The terms "speculating" and "investment" are often used interchangeably, but they are very different approaches to purchasing investment products. Speculating is more of a psychological trading method, where a buyer of stocks or other products makes his purchases based on feelings or sentiments of the market. Investing typically means the buyer uses quantitative and factual data to make decisions.
Speculators are sometimes referred to as "glorified gamblers," because their investment decisions are based more on hunches and feelings. They often look at market trends and try to buy stocks as they move up. Investment decisions are based more on the study of company financial reports, analyst opinions, statements of future direction and the competence of company leadership. Investors, on the other hand, consider factors like the ratio of earnings to share price, cash flow, and long-term debt to analyze decisions.
Speculating is typically a short-term effort to grab quick profits, while investments are intended to profit over a longer period of time. Speculators look to trade on market momentum and play off the short-term psychological patterns that cause people to buy or sell collectively. Investors take a more businesslike approach to investing, trying to buy into stocks that are beaten down or available at a discounted price. By analyzing financial data and other company traits, the long-term investor projects strong future growth for the company and stock.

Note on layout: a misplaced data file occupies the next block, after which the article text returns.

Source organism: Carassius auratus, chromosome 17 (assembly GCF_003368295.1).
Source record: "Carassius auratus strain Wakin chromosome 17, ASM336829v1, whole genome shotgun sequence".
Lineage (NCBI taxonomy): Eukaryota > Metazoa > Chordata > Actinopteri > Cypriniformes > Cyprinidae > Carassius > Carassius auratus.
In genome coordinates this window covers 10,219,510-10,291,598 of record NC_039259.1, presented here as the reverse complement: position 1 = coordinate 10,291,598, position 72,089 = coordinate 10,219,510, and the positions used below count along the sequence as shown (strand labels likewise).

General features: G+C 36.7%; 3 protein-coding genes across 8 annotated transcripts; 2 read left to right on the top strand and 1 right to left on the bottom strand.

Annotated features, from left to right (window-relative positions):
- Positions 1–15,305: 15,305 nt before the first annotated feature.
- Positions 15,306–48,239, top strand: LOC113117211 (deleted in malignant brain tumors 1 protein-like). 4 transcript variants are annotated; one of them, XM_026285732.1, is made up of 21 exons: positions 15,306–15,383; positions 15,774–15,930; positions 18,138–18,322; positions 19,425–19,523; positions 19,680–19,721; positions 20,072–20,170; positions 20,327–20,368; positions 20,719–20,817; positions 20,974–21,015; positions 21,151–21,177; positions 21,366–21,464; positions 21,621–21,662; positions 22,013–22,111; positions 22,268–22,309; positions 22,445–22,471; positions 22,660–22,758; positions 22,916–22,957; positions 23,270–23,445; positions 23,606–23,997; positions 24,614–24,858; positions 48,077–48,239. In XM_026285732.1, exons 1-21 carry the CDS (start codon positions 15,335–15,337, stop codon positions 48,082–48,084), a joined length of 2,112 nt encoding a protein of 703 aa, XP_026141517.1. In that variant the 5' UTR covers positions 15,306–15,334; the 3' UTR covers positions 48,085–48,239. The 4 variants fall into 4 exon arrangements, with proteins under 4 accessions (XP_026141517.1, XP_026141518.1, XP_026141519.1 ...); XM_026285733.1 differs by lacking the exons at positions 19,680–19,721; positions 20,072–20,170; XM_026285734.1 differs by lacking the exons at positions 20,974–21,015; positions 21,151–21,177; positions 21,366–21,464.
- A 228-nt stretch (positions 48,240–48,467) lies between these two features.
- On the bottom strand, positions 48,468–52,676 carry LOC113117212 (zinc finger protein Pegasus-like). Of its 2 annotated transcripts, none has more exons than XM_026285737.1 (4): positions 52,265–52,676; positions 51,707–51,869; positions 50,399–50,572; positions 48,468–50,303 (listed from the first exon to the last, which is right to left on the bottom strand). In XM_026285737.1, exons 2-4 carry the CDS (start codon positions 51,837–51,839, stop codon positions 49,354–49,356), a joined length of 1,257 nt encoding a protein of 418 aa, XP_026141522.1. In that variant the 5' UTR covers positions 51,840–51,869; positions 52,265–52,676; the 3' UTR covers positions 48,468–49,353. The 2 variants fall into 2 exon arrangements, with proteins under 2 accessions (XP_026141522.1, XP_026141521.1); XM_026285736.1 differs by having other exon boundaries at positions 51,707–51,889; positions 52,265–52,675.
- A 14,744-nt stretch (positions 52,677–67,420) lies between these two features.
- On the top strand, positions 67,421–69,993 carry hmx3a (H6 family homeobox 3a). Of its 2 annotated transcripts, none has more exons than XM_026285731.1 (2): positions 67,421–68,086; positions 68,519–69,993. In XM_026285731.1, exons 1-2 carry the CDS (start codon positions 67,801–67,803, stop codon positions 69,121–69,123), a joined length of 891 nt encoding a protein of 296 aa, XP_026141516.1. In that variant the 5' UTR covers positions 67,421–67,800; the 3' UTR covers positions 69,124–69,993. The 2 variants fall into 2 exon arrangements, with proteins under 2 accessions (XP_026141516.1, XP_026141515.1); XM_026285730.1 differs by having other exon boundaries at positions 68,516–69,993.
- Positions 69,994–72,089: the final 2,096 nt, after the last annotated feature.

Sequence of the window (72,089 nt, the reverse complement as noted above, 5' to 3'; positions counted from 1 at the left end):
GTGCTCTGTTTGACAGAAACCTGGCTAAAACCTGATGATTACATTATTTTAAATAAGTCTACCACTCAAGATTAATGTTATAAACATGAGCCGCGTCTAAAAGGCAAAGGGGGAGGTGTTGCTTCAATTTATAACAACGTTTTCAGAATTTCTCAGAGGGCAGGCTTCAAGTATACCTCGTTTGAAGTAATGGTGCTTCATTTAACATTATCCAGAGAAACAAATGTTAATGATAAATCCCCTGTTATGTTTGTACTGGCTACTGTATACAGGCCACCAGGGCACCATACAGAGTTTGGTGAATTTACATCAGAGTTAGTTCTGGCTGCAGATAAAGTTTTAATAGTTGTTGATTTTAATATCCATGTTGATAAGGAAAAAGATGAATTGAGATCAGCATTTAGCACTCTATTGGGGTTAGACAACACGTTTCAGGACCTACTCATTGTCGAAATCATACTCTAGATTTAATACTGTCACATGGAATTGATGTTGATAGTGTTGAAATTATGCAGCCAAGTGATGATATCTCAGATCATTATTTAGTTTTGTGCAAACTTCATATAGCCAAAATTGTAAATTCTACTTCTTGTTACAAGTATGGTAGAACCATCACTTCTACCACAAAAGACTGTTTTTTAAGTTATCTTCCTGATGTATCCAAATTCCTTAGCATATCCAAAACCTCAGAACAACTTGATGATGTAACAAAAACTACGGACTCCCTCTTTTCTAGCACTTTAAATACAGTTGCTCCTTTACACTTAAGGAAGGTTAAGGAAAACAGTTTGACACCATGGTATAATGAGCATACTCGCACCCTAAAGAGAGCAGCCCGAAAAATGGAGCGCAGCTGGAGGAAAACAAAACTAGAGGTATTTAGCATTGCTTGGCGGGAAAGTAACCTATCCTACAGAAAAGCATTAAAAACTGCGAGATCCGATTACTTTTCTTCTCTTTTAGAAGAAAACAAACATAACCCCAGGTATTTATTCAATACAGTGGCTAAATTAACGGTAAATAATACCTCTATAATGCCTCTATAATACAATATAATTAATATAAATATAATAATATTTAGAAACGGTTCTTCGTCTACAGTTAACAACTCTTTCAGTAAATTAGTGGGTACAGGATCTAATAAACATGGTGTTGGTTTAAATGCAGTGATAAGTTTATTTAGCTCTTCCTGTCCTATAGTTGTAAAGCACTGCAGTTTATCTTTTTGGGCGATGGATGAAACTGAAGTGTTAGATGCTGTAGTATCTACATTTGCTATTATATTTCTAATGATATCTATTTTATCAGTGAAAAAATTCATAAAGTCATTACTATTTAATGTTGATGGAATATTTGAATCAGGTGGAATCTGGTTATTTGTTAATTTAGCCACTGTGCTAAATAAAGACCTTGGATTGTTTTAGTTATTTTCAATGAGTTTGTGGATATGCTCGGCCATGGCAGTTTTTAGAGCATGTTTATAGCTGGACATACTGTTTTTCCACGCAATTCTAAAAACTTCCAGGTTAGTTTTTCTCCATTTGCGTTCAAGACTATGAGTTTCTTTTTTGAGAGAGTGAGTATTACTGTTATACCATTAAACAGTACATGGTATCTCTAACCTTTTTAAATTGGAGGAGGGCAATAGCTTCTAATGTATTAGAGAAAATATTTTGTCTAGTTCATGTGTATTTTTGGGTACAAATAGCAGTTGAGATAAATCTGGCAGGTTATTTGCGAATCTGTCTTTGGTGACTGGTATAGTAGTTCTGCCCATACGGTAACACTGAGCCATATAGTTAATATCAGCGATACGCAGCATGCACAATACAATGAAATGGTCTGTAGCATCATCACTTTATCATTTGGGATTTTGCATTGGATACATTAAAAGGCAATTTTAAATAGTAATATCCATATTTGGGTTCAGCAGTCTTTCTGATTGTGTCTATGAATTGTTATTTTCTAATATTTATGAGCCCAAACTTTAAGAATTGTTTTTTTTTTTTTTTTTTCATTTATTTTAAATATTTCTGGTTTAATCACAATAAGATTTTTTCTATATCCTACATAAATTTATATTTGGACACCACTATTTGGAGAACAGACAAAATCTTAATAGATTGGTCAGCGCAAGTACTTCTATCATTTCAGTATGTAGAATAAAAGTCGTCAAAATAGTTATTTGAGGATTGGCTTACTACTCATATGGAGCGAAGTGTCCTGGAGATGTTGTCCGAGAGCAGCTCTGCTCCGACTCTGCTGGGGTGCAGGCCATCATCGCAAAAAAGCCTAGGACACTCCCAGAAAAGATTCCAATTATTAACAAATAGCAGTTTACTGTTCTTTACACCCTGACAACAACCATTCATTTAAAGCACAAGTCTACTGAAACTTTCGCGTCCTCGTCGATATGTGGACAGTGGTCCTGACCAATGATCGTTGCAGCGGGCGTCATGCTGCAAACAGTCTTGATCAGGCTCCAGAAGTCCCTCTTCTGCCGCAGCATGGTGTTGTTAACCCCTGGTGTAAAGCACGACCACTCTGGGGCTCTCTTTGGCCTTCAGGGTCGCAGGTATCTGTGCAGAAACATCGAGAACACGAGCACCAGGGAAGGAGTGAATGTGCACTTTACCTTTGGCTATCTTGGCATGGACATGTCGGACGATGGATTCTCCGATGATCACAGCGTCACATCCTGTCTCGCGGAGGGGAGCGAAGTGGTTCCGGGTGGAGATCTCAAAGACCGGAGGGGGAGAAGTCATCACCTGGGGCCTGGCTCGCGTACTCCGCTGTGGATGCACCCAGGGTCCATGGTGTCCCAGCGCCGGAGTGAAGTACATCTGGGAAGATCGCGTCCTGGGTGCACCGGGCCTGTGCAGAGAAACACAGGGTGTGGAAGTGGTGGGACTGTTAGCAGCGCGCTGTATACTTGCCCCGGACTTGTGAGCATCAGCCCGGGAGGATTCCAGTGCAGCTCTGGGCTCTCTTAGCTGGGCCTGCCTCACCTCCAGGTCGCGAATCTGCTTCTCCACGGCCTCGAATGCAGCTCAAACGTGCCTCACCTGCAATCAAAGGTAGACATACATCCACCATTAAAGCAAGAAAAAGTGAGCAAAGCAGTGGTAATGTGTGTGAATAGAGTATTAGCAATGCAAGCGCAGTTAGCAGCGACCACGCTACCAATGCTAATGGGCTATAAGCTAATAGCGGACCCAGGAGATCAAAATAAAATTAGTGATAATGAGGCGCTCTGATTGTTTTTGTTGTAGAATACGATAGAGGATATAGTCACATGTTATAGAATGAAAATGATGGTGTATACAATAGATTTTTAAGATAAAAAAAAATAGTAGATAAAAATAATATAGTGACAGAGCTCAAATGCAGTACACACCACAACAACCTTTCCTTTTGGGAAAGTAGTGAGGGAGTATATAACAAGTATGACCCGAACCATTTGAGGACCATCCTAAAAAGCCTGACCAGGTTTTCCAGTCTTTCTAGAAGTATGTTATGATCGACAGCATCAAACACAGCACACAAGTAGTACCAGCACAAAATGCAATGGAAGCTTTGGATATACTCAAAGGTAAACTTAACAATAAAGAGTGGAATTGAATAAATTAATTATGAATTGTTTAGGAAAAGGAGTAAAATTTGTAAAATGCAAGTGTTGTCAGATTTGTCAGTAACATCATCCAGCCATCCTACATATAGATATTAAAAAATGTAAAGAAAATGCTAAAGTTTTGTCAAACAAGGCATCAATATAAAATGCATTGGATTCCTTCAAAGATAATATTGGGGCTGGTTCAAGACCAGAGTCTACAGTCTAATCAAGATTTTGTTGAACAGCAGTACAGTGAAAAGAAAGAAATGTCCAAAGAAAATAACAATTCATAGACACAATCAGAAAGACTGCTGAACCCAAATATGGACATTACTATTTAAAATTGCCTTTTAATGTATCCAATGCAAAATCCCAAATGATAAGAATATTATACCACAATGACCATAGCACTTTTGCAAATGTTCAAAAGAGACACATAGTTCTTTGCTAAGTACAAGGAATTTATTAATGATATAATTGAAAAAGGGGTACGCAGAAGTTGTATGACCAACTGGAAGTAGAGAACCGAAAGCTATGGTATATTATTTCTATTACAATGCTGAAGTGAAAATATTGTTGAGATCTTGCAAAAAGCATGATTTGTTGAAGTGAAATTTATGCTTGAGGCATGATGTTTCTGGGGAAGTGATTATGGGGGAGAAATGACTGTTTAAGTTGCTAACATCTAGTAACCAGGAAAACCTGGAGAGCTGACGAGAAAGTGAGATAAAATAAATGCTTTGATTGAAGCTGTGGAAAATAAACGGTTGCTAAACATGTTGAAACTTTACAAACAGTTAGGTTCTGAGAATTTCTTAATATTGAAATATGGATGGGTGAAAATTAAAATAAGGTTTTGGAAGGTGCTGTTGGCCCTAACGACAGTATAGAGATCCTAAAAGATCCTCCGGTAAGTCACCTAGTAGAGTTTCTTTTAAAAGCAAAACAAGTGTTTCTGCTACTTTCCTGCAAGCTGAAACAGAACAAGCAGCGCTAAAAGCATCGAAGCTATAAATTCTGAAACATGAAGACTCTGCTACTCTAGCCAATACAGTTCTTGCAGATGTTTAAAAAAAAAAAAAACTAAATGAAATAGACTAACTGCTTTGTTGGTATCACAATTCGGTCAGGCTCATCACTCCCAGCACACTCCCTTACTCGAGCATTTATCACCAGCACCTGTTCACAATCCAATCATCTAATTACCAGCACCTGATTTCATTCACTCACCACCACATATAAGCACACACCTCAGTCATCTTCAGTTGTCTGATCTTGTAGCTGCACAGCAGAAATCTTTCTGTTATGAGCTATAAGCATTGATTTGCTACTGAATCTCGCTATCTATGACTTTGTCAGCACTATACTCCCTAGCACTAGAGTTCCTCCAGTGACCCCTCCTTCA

Income vs. Profit
Speculating is regarded as a pursuit of profits, while investing is more often considered a pursuit of income over time. This makes the pursuit of dividend or interest income a key variable in determining whether someone is speculating or investing. A speculator buys a stock with a primary hope that the share price increases quickly so he can sell and profit the difference. An investor buys a stock looking to earn dividend income and eventually see growth in share prices. He would also buy bonds and interest-bearing products for longer-term income.
Risk vs. Return
Comparing the risks of an investment to potential returns is an element of both speculation and investing. Speculators spend less time analyzing risks and tend to emphasize opportunities for quick profits. Author and financial analyst Benjamin Graham points out that investments require careful consideration of safety and satisfactory returns. In other words, most investors buy products that balance minimal risks with reasonable returns.
Neil Kokemuller has been an active business, finance and education writer and content media website developer since 2007. He has been a college marketing professor since 2004. Kokemuller has additional professional experience in marketing, retail and small business. He holds a Master of Business Administration from Iowa State University.